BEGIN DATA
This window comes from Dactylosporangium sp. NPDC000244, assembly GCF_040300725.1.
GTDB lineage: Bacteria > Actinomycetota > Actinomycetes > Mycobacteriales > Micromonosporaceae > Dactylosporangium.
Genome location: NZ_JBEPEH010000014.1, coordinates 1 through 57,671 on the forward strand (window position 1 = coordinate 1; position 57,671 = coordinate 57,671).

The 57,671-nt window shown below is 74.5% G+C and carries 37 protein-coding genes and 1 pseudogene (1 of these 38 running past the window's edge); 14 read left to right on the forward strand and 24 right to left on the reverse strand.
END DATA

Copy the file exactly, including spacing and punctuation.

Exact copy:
This window comes from Dactylosporangium sp. NPDC000244, assembly GCF_040300725.1.
GTDB lineage: Bacteria > Actinomycetota > Actinomycetes > Mycobacteriales > Micromonosporaceae > Dactylosporangium.
Genome location: NZ_JBEPEH010000014.1, coordinates 1 through 57,671 on the forward strand (window position 1 = coordinate 1; position 57,671 = coordinate 57,671).

The 57,671-nt window shown below is 74.5% G+C and carries 37 protein-coding genes and 1 pseudogene (1 of these 38 running past the window's edge); 14 read left to right on the forward strand and 24 right to left on the reverse strand.